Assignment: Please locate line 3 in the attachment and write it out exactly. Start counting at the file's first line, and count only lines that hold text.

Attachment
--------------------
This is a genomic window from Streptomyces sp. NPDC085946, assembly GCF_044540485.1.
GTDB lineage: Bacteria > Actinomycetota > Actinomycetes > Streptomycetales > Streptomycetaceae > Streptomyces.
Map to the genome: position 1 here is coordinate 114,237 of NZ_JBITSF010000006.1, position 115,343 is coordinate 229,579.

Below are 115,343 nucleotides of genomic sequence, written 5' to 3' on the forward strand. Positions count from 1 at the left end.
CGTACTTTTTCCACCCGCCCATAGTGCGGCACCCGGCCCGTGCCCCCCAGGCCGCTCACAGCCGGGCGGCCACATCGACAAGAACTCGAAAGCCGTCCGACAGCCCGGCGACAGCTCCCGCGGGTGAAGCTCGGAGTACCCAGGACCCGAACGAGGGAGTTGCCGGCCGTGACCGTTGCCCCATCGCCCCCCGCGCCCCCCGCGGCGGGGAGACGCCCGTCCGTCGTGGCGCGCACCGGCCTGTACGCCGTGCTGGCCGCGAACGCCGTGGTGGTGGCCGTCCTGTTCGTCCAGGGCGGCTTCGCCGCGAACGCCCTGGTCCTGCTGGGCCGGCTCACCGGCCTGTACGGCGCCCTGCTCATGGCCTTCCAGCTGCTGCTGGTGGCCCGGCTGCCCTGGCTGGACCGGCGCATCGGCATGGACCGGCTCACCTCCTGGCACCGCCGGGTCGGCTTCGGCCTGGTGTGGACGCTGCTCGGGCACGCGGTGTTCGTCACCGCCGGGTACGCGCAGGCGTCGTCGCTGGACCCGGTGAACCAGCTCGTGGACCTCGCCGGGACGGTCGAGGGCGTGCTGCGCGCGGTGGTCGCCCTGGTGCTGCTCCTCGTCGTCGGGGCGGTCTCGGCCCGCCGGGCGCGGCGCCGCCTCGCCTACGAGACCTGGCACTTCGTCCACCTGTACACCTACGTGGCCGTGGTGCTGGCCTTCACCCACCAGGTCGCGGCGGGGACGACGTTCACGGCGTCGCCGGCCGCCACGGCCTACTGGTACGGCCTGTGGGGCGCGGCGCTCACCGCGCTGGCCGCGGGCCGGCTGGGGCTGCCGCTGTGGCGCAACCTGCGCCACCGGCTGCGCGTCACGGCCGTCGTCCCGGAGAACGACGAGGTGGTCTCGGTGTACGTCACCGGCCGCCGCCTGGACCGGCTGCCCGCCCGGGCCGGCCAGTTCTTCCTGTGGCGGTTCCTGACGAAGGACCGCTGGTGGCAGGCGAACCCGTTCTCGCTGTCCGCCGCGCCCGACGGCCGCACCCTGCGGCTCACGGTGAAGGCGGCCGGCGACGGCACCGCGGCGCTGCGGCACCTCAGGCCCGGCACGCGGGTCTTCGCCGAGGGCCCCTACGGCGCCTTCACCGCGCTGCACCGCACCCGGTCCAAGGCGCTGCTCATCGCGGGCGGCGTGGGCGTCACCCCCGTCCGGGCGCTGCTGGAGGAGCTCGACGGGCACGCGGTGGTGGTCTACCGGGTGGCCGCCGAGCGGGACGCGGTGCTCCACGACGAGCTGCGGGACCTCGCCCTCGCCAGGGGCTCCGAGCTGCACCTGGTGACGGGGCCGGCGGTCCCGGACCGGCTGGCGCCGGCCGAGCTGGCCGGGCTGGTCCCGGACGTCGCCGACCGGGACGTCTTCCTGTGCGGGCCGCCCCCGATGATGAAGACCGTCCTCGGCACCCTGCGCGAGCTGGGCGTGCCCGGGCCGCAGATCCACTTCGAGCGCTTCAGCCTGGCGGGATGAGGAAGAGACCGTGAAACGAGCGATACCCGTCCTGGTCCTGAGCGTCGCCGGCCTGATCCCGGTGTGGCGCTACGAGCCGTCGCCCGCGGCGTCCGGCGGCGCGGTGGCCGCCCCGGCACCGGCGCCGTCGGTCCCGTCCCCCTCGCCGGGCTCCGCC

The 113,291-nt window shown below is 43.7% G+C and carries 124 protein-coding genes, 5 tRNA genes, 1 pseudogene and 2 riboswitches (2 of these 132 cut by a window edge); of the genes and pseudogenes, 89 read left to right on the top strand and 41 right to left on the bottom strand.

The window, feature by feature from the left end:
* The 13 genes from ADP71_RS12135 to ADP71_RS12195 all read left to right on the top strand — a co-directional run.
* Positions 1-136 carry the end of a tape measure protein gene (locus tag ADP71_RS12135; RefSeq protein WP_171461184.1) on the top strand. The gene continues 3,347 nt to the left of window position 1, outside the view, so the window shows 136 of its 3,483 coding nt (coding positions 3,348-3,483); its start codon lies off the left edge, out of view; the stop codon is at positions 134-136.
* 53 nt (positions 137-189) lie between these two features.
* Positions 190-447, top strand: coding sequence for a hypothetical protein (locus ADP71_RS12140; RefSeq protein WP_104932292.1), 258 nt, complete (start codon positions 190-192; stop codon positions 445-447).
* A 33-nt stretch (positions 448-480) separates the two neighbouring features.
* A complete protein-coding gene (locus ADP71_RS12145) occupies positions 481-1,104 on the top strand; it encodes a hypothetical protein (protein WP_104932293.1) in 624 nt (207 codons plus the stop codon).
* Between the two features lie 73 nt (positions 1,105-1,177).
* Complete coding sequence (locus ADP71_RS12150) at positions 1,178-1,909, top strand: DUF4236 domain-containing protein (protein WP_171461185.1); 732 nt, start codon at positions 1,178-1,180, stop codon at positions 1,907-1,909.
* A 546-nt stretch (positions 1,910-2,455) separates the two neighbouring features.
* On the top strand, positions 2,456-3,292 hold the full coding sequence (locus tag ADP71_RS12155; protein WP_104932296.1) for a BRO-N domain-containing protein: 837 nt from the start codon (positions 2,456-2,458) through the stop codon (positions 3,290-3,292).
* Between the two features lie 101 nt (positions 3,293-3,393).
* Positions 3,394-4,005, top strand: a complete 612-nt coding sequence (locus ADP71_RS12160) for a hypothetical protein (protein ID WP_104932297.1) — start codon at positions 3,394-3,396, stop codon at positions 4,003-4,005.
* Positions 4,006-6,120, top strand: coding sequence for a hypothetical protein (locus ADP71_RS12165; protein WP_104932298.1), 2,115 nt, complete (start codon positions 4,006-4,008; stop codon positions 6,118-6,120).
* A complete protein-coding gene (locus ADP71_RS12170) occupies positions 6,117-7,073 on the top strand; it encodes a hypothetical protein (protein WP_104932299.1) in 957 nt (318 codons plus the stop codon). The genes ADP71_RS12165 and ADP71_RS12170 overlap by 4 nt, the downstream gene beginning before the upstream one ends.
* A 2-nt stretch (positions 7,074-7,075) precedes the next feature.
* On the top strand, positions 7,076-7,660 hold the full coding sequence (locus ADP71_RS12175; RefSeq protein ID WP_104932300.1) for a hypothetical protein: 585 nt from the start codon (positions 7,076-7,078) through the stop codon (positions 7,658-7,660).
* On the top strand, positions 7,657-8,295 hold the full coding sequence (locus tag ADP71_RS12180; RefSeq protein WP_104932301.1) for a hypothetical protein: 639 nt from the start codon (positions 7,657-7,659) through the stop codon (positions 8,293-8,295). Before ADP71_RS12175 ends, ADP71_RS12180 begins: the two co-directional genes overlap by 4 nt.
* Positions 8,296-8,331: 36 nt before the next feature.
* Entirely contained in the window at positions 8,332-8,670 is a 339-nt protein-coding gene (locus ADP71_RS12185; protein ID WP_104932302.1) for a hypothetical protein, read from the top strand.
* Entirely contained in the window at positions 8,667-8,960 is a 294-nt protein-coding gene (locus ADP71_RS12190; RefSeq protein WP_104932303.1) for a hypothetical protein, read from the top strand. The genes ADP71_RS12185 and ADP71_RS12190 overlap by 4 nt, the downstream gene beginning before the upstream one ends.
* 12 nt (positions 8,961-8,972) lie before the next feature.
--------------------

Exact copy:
Map to the genome: position 1 here is coordinate 114,237 of NZ_JBITSF010000006.1, position 115,343 is coordinate 229,579.